Like many ’90s girls with single-parent households and Jewish grandmothers, I wasn’t allowed to have an American Girl doll. The American Girls, if you’re unfamiliar, were a book series and doll collection featuring fictional, young female characters from a variety of eras in American history. The books were written at an elementary reading level, but still made you feel like you were grown up, reading about history and actually enjoying it. You felt like you were living alongside those girls, in their specified moments in time. Which made the brand’s dolls and their highly detailed accessories so enticing. Enticement was all I was allowed.
I could check out as many books from the series as the library had on-shelf, but the dolls were—in my family at least—a preposterous amount of money. And to be fair, that was true. No family should be paying over $20 for an item likely to see its hair cut off and clothes tailored by a pair of safety scissors while the adults aren’t looking. And American Girl Dolls cost considerably more than that (in the year 2019, $98 will get you one doll and a book). I saw them from shop windows and on the laps of occasional kids out in public, but I never had one of my own.
I was a very obedient child. I don’t recall ever being punished or grounded or even so much as a time out being imposed upon me. I was an avid reader, a straight-A student, pretty much every annoying “good child” cliche you can imagine. And still, no doll. So by and large, I grew up believing that expensive things, no matter how much I wanted them or how perfectly I behaved and performed weren’t for me, they were for other people. And thus I never had a Molly, and I learned to never want expensive things.
Molly McIntire, with her glasses and penchant for arts and crafts, was the character who taught me how to connect with fiction. She taught me the importance of seeing ourselves in stories, and gave me empathy for those who never did. She looked like me, she inspired me, and I wanted to play with her. I wanted to be a part of her world in real life, not just in book pages and my imagination.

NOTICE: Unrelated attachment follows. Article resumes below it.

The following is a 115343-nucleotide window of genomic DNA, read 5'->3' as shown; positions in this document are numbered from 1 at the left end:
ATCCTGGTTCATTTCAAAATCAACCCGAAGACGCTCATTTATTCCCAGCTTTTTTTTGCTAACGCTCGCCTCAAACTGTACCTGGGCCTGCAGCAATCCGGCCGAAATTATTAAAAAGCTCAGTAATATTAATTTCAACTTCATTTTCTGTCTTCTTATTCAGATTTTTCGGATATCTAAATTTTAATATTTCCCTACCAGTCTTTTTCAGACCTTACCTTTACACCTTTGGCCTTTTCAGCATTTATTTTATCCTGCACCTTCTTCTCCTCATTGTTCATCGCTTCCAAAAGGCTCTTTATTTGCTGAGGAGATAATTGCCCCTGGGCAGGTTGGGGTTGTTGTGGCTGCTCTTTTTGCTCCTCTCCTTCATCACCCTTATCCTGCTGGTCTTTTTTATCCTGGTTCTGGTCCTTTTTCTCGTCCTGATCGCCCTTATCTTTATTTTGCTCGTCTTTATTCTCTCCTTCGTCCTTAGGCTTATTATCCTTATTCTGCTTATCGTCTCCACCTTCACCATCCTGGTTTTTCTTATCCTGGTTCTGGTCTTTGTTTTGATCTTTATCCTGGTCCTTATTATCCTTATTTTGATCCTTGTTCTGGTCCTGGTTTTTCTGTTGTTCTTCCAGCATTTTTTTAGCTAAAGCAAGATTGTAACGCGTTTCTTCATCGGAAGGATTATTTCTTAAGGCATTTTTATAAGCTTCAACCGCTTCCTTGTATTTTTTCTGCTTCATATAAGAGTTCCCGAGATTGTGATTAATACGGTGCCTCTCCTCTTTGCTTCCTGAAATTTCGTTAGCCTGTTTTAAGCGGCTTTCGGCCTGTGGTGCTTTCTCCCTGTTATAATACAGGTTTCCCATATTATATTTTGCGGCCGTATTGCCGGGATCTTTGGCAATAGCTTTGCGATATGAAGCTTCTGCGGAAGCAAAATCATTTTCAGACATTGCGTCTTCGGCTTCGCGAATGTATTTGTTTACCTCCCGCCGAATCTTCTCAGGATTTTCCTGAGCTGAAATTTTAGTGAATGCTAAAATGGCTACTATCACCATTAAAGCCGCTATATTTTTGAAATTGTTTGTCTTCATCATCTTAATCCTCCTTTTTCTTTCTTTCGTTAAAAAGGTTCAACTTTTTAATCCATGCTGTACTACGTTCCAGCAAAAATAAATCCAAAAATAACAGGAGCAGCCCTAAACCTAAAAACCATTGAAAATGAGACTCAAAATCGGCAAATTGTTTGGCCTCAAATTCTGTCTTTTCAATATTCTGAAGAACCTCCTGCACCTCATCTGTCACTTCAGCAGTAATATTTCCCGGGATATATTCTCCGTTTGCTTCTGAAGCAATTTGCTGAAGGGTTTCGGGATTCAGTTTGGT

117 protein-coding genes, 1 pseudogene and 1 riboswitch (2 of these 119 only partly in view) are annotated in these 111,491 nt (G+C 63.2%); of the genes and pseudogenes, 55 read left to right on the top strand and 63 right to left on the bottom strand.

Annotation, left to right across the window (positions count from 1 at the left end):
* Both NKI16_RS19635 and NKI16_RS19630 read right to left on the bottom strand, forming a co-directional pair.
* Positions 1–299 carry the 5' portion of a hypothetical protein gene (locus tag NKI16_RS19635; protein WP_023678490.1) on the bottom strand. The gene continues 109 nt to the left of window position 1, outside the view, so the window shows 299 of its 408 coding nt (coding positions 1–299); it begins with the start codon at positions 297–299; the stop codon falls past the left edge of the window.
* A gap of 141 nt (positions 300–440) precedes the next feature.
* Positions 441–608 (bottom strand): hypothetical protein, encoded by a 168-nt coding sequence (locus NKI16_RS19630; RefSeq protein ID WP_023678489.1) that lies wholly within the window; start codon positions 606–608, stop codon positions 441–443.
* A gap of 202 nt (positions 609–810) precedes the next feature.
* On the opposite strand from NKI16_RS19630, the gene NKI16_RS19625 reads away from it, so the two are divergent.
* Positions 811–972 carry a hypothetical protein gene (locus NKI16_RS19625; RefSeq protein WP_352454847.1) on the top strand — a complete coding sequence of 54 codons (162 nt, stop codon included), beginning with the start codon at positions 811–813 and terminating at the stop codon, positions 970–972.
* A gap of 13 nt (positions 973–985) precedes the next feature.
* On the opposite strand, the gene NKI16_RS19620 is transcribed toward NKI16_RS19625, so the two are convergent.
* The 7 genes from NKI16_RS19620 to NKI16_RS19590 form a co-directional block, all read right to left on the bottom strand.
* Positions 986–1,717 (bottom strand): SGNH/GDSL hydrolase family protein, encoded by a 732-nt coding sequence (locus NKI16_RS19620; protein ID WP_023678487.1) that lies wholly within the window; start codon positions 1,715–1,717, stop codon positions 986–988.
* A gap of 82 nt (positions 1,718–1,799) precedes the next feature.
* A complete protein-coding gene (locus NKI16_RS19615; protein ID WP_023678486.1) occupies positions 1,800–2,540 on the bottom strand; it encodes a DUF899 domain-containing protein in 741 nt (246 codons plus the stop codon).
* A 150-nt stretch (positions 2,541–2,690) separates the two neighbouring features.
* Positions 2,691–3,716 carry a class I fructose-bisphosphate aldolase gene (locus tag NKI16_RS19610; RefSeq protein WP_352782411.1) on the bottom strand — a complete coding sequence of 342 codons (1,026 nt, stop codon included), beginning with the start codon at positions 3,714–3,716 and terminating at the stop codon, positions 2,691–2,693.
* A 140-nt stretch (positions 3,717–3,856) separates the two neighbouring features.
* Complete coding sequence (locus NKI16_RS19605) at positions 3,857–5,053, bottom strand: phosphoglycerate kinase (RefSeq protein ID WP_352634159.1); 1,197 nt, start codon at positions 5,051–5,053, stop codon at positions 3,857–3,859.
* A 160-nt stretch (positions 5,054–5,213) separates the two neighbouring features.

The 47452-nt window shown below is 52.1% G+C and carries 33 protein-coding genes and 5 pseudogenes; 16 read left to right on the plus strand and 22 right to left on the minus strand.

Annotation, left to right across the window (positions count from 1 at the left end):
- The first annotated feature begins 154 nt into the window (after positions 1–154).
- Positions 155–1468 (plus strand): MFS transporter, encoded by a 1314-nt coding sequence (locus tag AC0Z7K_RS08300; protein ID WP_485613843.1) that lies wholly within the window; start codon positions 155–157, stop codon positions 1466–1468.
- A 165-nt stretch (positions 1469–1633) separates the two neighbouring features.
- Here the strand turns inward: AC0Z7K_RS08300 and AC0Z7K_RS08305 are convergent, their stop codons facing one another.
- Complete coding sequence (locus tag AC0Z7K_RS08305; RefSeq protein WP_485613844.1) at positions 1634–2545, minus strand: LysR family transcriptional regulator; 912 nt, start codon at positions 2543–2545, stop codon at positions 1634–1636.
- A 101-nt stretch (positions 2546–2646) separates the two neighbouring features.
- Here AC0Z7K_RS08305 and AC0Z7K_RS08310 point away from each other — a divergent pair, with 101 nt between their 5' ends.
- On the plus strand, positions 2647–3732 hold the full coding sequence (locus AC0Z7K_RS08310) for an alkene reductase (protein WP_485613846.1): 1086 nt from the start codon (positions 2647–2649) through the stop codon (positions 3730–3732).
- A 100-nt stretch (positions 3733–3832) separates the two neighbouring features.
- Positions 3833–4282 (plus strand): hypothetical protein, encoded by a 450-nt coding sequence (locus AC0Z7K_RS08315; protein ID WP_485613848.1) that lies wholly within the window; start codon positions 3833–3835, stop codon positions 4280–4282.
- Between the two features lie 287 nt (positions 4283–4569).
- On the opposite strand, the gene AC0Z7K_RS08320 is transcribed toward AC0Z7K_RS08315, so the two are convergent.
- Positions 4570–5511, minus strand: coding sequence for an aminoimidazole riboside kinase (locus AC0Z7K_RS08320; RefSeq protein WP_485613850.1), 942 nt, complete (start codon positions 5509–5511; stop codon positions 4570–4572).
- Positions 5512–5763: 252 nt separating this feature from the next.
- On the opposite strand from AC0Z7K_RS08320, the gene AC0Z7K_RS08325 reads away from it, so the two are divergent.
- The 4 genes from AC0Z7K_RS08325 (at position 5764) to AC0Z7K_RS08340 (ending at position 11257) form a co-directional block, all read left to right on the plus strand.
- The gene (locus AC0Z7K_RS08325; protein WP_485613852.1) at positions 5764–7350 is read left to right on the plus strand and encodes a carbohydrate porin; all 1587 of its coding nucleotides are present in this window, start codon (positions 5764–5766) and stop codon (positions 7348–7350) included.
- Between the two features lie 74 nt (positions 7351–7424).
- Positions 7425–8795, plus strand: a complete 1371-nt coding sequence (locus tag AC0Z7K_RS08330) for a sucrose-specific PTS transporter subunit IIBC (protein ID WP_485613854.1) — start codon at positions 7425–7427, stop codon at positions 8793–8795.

There’s something about childhood that never leaves you. I think there are certain things and experiences that build the scaffolding of who you’ll become later in life, and not having a Molly doll left more of a mark than I was comfortable admitting for a long time. Because her absence was a symbol of a lot more, a symbol that I didn’t believe I was worthy of, not just nice things, but anything I ever wanted. So in my early 30s, I started to address the childhood moments that left me feeling sad, angry, and simply less-than. I decided it was time for Molly to be mine.
At age 34, long after she had been inexplicably discontinued from the American Girls franchise, (honestly, how do you do away with the World War II era doll?!) my grown-ass paycheck and I went on eBay and took care of business. Five business days and $250 later, a mint-condition Molly, along with four outfits, countless accessories, and her white storage trunk, were mine. While my Molly cost twice as much as a current American Girl doll, others like her go for around $3,600 on eBay, so I know I’m not alone in my valuation.
There are few moments as gratifying as holding a Molly doll for the first time, after a childhood of being told you can’t have one, and a lifetime of believing you don’t deserve one. She was beautiful, she was expensive, and she was finally something I got to have. I don’t care what age she came into my life, to have something you’ve held in high regard from a place of innocence and imagination is a beautiful thing. It was a triumph. An acknowledgment that I deserve nice things, and a confidence that only comes from buying them for myself. Holding my Molly doll felt like I was closing a loop in time, and satisfying the kind of desire you only have as a kid. My inner child and I were together and happy for the first time in a long time that day. We got along just fine.
Molly lives in a white trunk in my bedroom, she never comes out. Guests come and go without ever knowing what’s in the white box under the window. But I know she’s there, and she gives me comfort. She reminds me just by being there that I am enough, that I deserve the things I want, and that nice things aren’t just for other girls, they’re for me, too.
There was a real stifling involved in her absence from my childhood, and more than a little of me is salty, not at my family, but at American Girl for placing her so far out of reach for so many. It took time, but I got there.
I got Molly on my own terms, and I think that because of her, the 7-year-old inside of me is finally coming out to play.